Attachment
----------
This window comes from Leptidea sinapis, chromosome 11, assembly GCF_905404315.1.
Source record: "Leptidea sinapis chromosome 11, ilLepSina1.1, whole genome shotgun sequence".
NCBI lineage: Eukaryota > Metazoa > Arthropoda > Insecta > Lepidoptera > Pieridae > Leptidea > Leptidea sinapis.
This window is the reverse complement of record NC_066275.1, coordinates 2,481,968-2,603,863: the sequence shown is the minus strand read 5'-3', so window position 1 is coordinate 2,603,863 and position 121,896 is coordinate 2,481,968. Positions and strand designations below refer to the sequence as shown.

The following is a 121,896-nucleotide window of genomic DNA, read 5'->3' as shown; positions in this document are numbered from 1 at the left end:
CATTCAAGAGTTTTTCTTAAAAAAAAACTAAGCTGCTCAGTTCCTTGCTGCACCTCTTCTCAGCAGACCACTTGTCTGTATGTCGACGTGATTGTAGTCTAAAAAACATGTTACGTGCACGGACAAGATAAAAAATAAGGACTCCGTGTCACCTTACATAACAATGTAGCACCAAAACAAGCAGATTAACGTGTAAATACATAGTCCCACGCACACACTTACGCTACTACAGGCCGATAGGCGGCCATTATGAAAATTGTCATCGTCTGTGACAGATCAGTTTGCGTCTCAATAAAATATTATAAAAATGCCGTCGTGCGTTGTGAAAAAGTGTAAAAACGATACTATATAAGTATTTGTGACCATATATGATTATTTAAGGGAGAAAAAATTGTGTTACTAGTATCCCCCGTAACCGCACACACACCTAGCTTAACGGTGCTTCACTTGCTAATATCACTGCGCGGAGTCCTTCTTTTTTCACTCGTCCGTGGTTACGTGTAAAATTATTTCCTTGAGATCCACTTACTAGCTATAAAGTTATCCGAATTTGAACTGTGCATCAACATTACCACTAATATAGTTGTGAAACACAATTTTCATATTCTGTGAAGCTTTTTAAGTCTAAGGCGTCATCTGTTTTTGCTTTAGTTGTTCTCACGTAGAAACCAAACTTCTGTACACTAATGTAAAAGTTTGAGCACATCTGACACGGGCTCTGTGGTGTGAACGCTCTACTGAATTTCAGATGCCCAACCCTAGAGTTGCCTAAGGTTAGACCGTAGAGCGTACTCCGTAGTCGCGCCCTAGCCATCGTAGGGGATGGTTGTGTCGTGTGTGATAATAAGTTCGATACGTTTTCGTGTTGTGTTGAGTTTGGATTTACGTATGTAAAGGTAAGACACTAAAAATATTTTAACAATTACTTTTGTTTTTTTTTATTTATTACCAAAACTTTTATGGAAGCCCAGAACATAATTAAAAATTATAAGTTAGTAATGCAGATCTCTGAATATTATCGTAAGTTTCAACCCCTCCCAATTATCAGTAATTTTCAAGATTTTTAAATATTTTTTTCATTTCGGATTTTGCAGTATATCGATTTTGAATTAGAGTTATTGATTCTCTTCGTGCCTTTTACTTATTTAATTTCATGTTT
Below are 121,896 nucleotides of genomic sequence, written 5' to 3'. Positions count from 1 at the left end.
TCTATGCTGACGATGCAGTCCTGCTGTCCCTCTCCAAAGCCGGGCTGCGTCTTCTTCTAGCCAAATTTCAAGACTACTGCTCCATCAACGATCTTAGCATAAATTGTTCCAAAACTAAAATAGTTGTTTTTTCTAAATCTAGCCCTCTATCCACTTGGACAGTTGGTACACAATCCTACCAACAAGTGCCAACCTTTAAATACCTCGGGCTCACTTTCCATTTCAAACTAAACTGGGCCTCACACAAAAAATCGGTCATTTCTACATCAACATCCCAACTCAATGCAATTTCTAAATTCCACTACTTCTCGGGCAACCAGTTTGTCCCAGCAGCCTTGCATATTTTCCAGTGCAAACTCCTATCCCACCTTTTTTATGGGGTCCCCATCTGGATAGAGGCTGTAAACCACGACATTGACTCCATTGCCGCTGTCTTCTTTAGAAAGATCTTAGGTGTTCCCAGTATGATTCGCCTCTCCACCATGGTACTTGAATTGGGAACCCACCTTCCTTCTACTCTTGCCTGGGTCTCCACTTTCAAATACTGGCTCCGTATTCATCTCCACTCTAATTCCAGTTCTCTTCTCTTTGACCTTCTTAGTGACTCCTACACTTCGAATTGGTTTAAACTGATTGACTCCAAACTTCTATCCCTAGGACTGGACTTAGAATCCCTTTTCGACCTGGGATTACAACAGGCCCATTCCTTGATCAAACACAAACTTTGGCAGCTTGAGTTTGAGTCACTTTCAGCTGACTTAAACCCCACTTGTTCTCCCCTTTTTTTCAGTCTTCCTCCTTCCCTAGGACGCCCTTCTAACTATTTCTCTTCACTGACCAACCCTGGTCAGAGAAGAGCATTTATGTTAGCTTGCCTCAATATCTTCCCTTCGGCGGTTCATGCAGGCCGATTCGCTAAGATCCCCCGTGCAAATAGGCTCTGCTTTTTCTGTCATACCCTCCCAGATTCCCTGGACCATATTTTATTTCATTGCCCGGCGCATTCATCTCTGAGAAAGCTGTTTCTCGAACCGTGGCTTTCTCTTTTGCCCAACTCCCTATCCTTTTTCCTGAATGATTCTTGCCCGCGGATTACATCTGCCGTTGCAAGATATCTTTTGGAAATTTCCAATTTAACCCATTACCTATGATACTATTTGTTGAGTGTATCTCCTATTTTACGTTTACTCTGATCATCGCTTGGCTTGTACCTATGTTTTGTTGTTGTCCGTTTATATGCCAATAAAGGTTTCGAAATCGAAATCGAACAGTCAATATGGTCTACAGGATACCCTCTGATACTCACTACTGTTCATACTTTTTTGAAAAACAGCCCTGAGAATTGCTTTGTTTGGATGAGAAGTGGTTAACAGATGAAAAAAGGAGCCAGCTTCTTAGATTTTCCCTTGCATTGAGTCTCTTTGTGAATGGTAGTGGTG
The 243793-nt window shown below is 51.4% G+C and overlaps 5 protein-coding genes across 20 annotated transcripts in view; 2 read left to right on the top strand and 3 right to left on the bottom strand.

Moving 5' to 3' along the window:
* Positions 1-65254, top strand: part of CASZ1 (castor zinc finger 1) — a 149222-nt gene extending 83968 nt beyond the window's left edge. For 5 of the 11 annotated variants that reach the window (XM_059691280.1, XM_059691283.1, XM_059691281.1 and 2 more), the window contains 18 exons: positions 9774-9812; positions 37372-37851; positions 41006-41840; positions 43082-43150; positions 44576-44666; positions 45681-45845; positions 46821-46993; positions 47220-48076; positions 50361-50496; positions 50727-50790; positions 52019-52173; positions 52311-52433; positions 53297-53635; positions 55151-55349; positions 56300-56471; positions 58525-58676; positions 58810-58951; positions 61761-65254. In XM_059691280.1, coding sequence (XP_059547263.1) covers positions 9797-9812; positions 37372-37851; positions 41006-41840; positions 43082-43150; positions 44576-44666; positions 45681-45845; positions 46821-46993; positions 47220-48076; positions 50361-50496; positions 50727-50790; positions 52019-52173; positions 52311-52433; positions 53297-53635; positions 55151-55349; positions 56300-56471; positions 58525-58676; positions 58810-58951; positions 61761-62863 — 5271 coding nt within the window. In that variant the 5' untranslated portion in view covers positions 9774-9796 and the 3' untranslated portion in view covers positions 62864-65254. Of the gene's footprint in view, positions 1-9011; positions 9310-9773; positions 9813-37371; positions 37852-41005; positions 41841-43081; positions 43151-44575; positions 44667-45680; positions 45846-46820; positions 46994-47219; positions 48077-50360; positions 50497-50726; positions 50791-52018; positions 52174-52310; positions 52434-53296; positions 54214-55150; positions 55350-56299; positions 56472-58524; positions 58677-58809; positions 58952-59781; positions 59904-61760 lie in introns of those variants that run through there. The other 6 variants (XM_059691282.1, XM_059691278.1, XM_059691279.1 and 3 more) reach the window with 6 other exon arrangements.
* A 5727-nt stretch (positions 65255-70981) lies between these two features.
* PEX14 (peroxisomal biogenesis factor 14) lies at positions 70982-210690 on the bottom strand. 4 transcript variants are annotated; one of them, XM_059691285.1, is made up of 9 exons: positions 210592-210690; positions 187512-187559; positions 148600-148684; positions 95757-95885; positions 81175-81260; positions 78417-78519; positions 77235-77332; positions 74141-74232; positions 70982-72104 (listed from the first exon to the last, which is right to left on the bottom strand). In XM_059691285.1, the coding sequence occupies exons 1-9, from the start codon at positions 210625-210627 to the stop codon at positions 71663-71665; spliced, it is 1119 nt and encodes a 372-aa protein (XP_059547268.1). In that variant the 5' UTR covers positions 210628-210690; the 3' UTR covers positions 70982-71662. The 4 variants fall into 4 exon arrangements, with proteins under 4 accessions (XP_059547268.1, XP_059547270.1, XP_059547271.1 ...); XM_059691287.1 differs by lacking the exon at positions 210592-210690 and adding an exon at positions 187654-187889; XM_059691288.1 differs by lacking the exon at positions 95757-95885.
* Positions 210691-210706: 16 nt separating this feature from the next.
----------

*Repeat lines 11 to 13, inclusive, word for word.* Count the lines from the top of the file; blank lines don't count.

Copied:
* Positions 1-65254, top strand: part of CASZ1 (castor zinc finger 1) — a 149222-nt gene extending 83968 nt beyond the window's left edge. For 5 of the 11 annotated variants that reach the window (XM_059691280.1, XM_059691283.1, XM_059691281.1 and 2 more), the window contains 18 exons: positions 9774-9812; positions 37372-37851; positions 41006-41840; positions 43082-43150; positions 44576-44666; positions 45681-45845; positions 46821-46993; positions 47220-48076; positions 50361-50496; positions 50727-50790; positions 52019-52173; positions 52311-52433; positions 53297-53635; positions 55151-55349; positions 56300-56471; positions 58525-58676; positions 58810-58951; positions 61761-65254. In XM_059691280.1, coding sequence (XP_059547263.1) covers positions 9797-9812; positions 37372-37851; positions 41006-41840; positions 43082-43150; positions 44576-44666; positions 45681-45845; positions 46821-46993; positions 47220-48076; positions 50361-50496; positions 50727-50790; positions 52019-52173; positions 52311-52433; positions 53297-53635; positions 55151-55349; positions 56300-56471; positions 58525-58676; positions 58810-58951; positions 61761-62863 — 5271 coding nt within the window. In that variant the 5' untranslated portion in view covers positions 9774-9796 and the 3' untranslated portion in view covers positions 62864-65254. Of the gene's footprint in view, positions 1-9011; positions 9310-9773; positions 9813-37371; positions 37852-41005; positions 41841-43081; positions 43151-44575; positions 44667-45680; positions 45846-46820; positions 46994-47219; positions 48077-50360; positions 50497-50726; positions 50791-52018; positions 52174-52310; positions 52434-53296; positions 54214-55150; positions 55350-56299; positions 56472-58524; positions 58677-58809; positions 58952-59781; positions 59904-61760 lie in introns of those variants that run through there. The other 6 variants (XM_059691282.1, XM_059691278.1, XM_059691279.1 and 3 more) reach the window with 6 other exon arrangements.
* A 5727-nt stretch (positions 65255-70981) lies between these two features.
* PEX14 (peroxisomal biogenesis factor 14) lies at positions 70982-210690 on the bottom strand. 4 transcript variants are annotated; one of them, XM_059691285.1, is made up of 9 exons: positions 210592-210690; positions 187512-187559; positions 148600-148684; positions 95757-95885; positions 81175-81260; positions 78417-78519; positions 77235-77332; positions 74141-74232; positions 70982-72104 (listed from the first exon to the last, which is right to left on the bottom strand). In XM_059691285.1, the coding sequence occupies exons 1-9, from the start codon at positions 210625-210627 to the stop codon at positions 71663-71665; spliced, it is 1119 nt and encodes a 372-aa protein (XP_059547268.1). In that variant the 5' UTR covers positions 210628-210690; the 3' UTR covers positions 70982-71662. The 4 variants fall into 4 exon arrangements, with proteins under 4 accessions (XP_059547268.1, XP_059547270.1, XP_059547271.1 ...); XM_059691287.1 differs by lacking the exon at positions 210592-210690 and adding an exon at positions 187654-187889; XM_059691288.1 differs by lacking the exon at positions 95757-95885.